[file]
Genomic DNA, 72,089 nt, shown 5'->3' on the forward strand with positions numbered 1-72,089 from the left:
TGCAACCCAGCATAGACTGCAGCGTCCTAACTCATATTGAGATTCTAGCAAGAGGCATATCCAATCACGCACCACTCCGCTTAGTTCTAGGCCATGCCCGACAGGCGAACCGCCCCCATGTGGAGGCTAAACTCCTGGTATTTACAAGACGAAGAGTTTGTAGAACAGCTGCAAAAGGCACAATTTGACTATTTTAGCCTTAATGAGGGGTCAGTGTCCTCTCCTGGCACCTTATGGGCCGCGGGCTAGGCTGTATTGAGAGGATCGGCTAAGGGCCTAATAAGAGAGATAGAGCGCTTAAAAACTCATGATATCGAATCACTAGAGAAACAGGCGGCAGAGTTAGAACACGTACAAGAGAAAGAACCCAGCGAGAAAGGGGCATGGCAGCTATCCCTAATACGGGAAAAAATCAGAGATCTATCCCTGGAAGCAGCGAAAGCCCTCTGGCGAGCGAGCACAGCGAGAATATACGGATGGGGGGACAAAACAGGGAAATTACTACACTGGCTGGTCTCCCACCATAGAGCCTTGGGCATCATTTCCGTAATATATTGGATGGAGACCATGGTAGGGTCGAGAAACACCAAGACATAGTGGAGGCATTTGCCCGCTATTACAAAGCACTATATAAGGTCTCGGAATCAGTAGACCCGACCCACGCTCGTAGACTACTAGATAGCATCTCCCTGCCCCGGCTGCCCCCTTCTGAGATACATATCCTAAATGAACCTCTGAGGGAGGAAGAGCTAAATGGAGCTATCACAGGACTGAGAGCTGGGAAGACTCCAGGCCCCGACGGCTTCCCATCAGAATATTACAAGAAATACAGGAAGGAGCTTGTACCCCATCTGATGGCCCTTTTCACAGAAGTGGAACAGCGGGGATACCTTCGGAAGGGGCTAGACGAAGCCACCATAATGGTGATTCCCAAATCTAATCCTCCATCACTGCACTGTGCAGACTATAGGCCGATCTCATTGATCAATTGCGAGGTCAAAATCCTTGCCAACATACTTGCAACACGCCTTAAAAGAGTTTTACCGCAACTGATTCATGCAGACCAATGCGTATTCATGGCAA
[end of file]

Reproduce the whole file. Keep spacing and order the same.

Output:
Genomic DNA, 72,089 nt, shown 5'->3' on the forward strand with positions numbered 1-72,089 from the left:
TGCAACCCAGCATAGACTGCAGCGTCCTAACTCATATTGAGATTCTAGCAAGAGGCATATCCAATCACGCACCACTCCGCTTAGTTCTAGGCCATGCCCGACAGGCGAACCGCCCCCATGTGGAGGCTAAACTCCTGGTATTTACAAGACGAAGAGTTTGTAGAACAGCTGCAAAAGGCACAATTTGACTATTTTAGCCTTAATGAGGGGTCAGTGTCCTCTCCTGGCACCTTATGGGCCGCGGGCTAGGCTGTATTGAGAGGATCGGCTAAGGGCCTAATAAGAGAGATAGAGCGCTTAAAAACTCATGATATCGAATCACTAGAGAAACAGGCGGCAGAGTTAGAACACGTACAAGAGAAAGAACCCAGCGAGAAAGGGGCATGGCAGCTATCCCTAATACGGGAAAAAATCAGAGATCTATCCCTGGAAGCAGCGAAAGCCCTCTGGCGAGCGAGCACAGCGAGAATATACGGATGGGGGGACAAAACAGGGAAATTACTACACTGGCTGGTCTCCCACCATAGAGCCTTGGGCATCATTTCCGTAATATATTGGATGGAGACCATGGTAGGGTCGAGAAACACCAAGACATAGTGGAGGCATTTGCCCGCTATTACAAAGCACTATATAAGGTCTCGGAATCAGTAGACCCGACCCACGCTCGTAGACTACTAGATAGCATCTCCCTGCCCCGGCTGCCCCCTTCTGAGATACATATCCTAAATGAACCTCTGAGGGAGGAAGAGCTAAATGGAGCTATCACAGGACTGAGAGCTGGGAAGACTCCAGGCCCCGACGGCTTCCCATCAGAATATTACAAGAAATACAGGAAGGAGCTTGTACCCCATCTGATGGCCCTTTTCACAGAAGTGGAACAGCGGGGATACCTTCGGAAGGGGCTAGACGAAGCCACCATAATGGTGATTCCCAAATCTAATCCTCCATCACTGCACTGTGCAGACTATAGGCCGATCTCATTGATCAATTGCGAGGTCAAAATCCTTGCCAACATACTTGCAACACGCCTTAAAAGAGTTTTACCGCAACTGATTCATGCAGACCAATGCGTATTCATGGCAA